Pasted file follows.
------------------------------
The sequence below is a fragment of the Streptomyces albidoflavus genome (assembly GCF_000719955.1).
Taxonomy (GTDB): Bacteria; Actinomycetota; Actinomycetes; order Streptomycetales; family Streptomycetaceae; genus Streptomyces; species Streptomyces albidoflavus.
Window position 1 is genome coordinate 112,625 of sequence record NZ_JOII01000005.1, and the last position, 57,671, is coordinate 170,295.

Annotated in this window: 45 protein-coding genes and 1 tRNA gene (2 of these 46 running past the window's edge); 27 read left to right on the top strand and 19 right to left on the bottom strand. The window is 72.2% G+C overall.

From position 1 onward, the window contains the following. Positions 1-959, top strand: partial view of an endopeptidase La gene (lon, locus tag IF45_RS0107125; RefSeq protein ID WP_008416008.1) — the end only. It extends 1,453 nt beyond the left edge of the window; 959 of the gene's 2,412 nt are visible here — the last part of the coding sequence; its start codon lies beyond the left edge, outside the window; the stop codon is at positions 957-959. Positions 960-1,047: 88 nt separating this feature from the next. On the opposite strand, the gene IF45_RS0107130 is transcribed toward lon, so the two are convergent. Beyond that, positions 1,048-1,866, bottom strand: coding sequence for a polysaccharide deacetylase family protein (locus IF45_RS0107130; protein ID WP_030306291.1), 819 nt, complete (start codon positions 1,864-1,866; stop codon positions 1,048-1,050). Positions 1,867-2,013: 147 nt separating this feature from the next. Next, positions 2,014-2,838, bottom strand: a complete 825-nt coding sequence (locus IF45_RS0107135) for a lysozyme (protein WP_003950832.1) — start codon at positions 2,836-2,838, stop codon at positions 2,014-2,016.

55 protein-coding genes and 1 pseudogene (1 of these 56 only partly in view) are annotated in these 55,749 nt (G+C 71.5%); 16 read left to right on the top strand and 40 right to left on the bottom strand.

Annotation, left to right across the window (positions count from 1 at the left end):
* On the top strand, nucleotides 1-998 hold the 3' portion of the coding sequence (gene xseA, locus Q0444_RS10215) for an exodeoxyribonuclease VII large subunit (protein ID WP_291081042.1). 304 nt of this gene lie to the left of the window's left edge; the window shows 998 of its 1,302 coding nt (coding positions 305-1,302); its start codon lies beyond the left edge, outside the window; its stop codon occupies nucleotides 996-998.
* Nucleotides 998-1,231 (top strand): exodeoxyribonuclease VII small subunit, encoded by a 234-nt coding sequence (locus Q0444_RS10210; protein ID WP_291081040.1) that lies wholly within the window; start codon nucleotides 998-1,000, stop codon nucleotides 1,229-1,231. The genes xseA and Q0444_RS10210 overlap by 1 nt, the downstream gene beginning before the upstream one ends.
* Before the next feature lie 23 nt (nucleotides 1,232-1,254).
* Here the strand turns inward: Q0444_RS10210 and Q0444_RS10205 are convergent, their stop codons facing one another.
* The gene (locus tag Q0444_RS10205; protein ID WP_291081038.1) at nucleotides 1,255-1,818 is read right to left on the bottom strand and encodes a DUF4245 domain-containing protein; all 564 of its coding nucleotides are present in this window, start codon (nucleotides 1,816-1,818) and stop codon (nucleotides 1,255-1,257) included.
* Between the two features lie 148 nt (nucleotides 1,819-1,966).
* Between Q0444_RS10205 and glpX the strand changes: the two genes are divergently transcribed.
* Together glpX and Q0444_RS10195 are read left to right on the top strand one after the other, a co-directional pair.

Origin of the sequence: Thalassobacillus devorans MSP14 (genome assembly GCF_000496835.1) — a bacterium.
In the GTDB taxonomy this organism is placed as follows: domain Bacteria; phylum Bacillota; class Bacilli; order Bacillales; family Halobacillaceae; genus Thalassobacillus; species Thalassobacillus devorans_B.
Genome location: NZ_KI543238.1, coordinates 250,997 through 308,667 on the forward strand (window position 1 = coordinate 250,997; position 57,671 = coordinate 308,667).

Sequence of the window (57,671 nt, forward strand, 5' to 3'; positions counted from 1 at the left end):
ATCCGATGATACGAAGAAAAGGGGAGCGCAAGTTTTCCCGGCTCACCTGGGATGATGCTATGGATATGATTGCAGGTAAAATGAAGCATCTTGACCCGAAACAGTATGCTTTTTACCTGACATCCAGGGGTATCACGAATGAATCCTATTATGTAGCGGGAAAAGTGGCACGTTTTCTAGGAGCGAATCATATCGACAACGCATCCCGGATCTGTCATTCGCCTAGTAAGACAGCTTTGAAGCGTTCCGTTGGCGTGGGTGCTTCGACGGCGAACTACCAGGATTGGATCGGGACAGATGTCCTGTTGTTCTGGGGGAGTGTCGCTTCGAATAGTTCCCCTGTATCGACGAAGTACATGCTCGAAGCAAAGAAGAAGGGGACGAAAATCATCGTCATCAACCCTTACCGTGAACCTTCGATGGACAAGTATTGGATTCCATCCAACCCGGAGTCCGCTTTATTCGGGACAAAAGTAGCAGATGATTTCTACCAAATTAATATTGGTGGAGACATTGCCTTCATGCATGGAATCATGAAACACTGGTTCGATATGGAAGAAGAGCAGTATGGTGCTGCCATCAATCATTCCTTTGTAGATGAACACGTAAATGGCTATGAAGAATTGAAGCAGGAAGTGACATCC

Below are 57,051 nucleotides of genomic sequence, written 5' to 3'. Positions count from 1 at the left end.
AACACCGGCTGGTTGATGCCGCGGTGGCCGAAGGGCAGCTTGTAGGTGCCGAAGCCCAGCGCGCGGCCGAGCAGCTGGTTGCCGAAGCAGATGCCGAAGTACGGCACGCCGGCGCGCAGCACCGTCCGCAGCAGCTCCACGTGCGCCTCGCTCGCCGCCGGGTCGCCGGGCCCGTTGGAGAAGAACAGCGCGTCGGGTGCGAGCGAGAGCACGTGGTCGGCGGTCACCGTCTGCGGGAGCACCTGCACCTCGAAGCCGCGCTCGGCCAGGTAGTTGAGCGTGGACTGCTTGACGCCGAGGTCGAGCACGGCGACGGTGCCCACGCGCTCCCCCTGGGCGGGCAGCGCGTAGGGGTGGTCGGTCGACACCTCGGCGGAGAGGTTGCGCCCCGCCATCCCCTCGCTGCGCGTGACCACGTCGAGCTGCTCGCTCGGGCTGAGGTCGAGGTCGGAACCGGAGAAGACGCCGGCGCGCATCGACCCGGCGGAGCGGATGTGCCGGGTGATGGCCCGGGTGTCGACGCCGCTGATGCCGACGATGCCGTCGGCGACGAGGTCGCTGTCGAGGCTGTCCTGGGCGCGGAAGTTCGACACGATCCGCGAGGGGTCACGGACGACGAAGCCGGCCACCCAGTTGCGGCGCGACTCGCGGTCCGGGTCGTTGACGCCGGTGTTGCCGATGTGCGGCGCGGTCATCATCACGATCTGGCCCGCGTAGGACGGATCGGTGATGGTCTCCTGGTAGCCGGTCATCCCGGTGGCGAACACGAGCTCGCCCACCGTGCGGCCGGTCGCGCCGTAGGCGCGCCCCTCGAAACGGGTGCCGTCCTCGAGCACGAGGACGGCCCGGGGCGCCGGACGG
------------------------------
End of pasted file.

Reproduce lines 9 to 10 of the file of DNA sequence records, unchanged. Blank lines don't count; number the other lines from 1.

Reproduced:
* Nucleotides 998-1,231 (top strand): exodeoxyribonuclease VII small subunit, encoded by a 234-nt coding sequence (locus Q0444_RS10210; protein ID WP_291081040.1) that lies wholly within the window; start codon nucleotides 998-1,000, stop codon nucleotides 1,229-1,231. The genes xseA and Q0444_RS10210 overlap by 1 nt, the downstream gene beginning before the upstream one ends.
* Before the next feature lie 23 nt (nucleotides 1,232-1,254).